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Culture

We Can Rebuild Him: Bionic Commando

Mike Schiller

Open-ended gameplay, environmental interactivity, bionic arms, and exploding Nazis... on the Nintendo Entertainment System? Mike Schiller explains why the old-school classic Bionic Commando had it all.

"MR. JOE, I'VE COME TO RESCUE YOU."
-- The Bionic Commando, Stage 7

We look to video games to escape. Whether it be through the medium of first-person exploration -- assuming the role of the lone hero fighting his way through hordes of enemies -- or through a puzzle that requires our complete and utter attention for hours at a time, video games allow us to put aside the frustrations and banality of everyday life for the sake of a little fun. No matter that "fun" often entails moments of controller-tossing frustration -- it's still fun, in the way that doing just about anything that doesn't entail dealing with the so-called "real world" is fun.

And it's been this way since we were kids, even if, back then, the escape wasn't quite as necessary, and the thought of "reality" wasn't so grave. The best games were the ones that became extensions of us, ones that immersed us so far into their world that the characters on the screen became extensions of our own selves, even as those characters did things that, really, we would never be able to do.

Like, say, grab onto things with a retractable bionic arm.

Such was the thrust of Bionic Commando. Now, I know there was an arcade version of the game -- I know pretty much squat about that. No, as much as I'd like to say I was a coin-op veteran in my younger years, I never quite had the money for that, and as much as I'd like to buck the mainstream and say I lived and died by the Sega Master System (in which case I'd probably be writing this article about Phantasy Star), I was a kid born and raised on the Nintendo Entertainment System. The NES was the system all my friends had, and so, thanks to peer pressure and a lot of whining at my parents, it was the system I had as well. It did just fine for me for a long time... old classics like The Legend of Zelda, Dragon Warrior, Gradius (and particularly its sequel, Life Force), and the first three Super Mario Bros. games ate away a much higher percentage of my young life than I care to admit. But it was the NES adaptation of Bionic Commando that won me over immediately and never let its hold go; Bionic Commando that still beckons me when I dust off the old hardware or succumb to the temptation of emulation.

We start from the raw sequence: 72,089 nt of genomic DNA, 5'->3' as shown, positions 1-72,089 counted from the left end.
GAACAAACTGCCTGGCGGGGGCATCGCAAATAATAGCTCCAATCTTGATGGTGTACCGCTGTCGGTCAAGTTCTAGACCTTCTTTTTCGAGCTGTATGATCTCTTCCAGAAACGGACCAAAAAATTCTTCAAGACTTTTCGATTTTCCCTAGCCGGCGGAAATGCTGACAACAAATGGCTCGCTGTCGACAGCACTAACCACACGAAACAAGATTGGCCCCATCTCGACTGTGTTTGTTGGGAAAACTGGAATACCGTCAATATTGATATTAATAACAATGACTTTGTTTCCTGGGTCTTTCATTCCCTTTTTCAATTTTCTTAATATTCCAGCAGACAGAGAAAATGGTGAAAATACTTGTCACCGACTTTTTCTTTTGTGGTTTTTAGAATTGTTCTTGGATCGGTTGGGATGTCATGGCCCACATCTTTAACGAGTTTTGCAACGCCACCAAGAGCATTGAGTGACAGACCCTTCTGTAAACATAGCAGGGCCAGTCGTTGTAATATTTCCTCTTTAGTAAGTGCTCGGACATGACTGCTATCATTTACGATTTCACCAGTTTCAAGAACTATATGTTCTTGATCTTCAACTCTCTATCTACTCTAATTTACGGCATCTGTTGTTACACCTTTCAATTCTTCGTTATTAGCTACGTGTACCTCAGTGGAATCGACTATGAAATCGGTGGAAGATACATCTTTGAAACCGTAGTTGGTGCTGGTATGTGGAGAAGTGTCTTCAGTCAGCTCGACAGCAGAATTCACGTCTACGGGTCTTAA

Bionic Commando
(Capcom)
US Release: December 1988
UK Release: 26 October 1990
Japan Release: 20 July 1988

And it's all thanks to that retractable arm. Well, mostly.

Just the fact that a game that subscribed so heavily to the side-scrolling conventions of the time would completely delete the "jump" from the "run 'n jump" equation was itself groundbreaking. Jumping was replaced entirely by the use of the bionic arm -- grabbing ceilings, barrels, ledges, lampposts, and whatever else might be in the range of the arm. It sounds like an awkward mechanic, and at first, it is. It doesn't take long, however, to completely forget that jumping simply isn't an option, as there is always something to grab onto, and it quickly becomes obvious that using the arm effectively gives the player more freedom than jumping, anyway.

In fact, it is that freedom that makes Bionic Commando such a lasting presence. I could beat the game with one metaphorical hand tied behind my back at this point -- "beating" it is no longer the point. The point, now that I've seen every inch of it, is to get through it and look good. When you start playing Bionic Commando, one of the most handy things about having a bionic arm is the fact that you can cheat the certain death that comes with falling down one of the pits that are so pervasive in any game like this simply by launching that arm and praying it finds something to hold onto. Once accidental death is no longer an issue, however, you find yourself falling down those pits anyway, except not flailing randomly, but knowing that when you shoot that arm out, you're going to find something. There are levels in this game where you can pull some positively Tarzan-style moves over areas with no floor, finding yourself getting more and more daring until it A) bites you in the ass when poor timing lands you in the never-ending pit of never-endingness, or B) rewards you with utter self-satisfaction as you ultimately land on good old terra firma.